As I’ve mentioned before, our topic was the problem of self-comparison and peer pressure within the blogging community. Caitlin spoke about “superwoman” fitness routines, and the difficulty that can come when one feels ashamed to take a rest day, or simply to make the choice NOT to run a race. I spoke about food fads – detox diets, fitness fuel diets like Body for Life, low carb, allergen free diets (note that I was addressing the choice to go allergen-free when a legit allergy is NOT involved), and yes, raw foods. Dearly though I cherish my lifestyle, I’m well aware that, for many who dabble in raw foodism, it is but one in a long chain of specialty diets that have been tried for weight loss or out of a sense of obligation to be “hardcore.” This is one of the reasons I feel so strongly about a) showing people that raw foods don’t have to be all or nothing, and that in fact the lifestyle may prove more sustainable and meaningful if it’s experienced moderately, and b) ways in which raw foods can be balanced overall to ensure caloric density and nutrient adequacy.
Of course, we also talked about the upside of food blog reading! How many of us would never have tried chia seeds, or green smoothies, or banana soft serve, or even oats (!) if we’d never read a food blog? Blogs give us so much inspiration, and ultimately this is how we should contain their influence. They should be inspiration, not pressure; motivation, not a source of imitation. Reading someone else’s blog really shouldn’t make you stare at food choices that work for you (ideologically and health-wise) and think, “hmmm. Maybe I shouldn’t eat this after all?” If they change the way you think about food, they should do it gradually. Most of all, we can never, ever compare our plates of food and our food choices directly to what other people eat. Human bodies are simply too variable: we all have different metabolic rates, caloric needs, digestive sensitivities, macronutrient needs, and so on. Other peoples’ blogs can give us ideas, but they shouldn’t supply us with ready ideologies about food or lifestyle; that has to come from personal need and experience.
I should mention that the lovely Katie opened for us, sharing her blog success story, which was a poignant chronicle of how food blogs helped her ditch calorie restriction and fad diets and enjoy real, whole foods. She was amazing.
The talk will be available to watch in a couple of days, after the summit madness has subsided; I’ll let you know when I have download or link details!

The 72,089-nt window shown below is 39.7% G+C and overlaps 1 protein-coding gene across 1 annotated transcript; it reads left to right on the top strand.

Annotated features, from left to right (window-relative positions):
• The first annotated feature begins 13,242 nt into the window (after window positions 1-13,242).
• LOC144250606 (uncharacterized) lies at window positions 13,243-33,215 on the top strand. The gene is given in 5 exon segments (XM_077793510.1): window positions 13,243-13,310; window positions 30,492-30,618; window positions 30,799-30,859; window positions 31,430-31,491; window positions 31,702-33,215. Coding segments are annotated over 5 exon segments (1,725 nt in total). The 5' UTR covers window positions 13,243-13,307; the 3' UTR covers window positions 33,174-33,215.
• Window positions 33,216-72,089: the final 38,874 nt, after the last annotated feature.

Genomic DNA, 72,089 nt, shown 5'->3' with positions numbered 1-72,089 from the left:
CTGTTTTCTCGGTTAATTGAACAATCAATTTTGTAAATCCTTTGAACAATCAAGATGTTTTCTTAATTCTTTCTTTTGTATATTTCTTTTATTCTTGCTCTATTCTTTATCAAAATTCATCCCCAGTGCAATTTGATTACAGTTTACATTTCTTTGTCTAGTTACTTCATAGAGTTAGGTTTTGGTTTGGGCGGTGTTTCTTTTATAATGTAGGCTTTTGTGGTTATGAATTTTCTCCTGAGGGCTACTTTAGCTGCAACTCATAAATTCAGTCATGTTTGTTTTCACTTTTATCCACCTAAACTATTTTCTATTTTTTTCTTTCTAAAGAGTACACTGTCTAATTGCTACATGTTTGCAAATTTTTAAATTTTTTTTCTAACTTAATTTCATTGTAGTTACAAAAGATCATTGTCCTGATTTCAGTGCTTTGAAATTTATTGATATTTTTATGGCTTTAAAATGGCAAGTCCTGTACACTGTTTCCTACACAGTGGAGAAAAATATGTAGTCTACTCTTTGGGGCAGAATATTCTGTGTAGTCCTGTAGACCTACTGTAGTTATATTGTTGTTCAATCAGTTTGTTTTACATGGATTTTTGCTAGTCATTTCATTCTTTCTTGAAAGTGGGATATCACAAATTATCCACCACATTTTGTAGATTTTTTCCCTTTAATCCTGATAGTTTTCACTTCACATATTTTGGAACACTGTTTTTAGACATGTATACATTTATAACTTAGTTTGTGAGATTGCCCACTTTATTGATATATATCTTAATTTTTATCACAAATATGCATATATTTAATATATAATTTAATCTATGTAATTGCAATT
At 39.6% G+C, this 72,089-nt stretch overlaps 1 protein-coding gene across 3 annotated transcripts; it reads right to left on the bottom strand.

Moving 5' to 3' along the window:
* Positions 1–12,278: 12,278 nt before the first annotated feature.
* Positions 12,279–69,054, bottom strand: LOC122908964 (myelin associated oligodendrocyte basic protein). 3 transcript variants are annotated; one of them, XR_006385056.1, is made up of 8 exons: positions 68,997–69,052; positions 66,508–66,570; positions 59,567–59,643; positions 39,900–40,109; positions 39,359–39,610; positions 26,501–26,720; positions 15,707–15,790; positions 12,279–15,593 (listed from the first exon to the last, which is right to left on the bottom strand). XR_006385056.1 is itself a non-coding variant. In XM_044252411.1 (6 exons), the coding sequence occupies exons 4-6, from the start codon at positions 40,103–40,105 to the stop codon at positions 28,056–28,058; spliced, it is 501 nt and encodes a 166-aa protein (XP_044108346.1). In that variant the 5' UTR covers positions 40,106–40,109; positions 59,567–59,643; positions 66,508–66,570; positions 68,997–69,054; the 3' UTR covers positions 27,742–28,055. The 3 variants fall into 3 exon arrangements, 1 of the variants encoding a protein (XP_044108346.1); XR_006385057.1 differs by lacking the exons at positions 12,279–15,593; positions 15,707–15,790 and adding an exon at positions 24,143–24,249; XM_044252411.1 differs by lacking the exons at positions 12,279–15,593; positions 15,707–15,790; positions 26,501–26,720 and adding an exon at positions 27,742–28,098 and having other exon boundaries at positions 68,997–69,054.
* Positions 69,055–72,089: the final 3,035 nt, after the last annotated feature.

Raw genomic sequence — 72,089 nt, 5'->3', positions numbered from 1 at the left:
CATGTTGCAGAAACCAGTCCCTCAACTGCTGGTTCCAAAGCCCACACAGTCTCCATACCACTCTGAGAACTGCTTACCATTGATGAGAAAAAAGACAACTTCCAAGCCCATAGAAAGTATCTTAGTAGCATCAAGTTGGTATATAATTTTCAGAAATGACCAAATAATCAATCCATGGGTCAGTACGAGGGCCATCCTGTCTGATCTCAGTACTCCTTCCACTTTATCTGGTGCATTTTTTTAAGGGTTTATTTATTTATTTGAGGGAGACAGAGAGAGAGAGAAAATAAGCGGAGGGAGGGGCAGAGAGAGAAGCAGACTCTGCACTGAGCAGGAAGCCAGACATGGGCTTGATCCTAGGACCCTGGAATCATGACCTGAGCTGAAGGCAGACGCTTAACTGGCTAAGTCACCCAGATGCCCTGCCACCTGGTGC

After that, we bloggers bid each other some teary farewells. I dashed back to my hotel for a workout (which ended up being sort of epic – I love well equipped hotel gyms!) and some tech maintenance on my netbook. Then, it was a Whole Foods dinner with three of my favorite people:
And Melissa, who was next to me, so I didn’t get a chance to snap a photo of her! Observe food bloggers geeking out:
My dinner was a giant bed of kale and greens, red quinoa, assorted veg, and some tofu which sounded good at the time, but was inedibly salty:
All dressed up with olive oil, lemon, and agave. My staple dressing! Tofu aside, it hit the spot.
The end of the night had me reflecting on the tremendous social gains that blogging has afforded me. I don’t just mean these beautiful women:
I also mean the incredible women I met for the first time this weekend, the women I’ve been lucky enough to meet in the last few weeks, the bloggers who were with us in spirit, and, of course, the NYC bloggies who are so near and so dear to my heart. I adore you guys, and if blogging has given me nothing else, I’m so happy it’s given me you!
And now, as the rest of the blogosphere frolicks in Chicago, I’m back at my hotel, posting and heading to bed early like an old fart lady. Though I may wax poetic about the joys of socializing, intensely social days like today also tend to make me crave the “me” time that’s so vital to my happiness. And so, my day ends with an important tradition: B&B.
That’s short for books & boxers. I’m packing it in, friends: goodnight!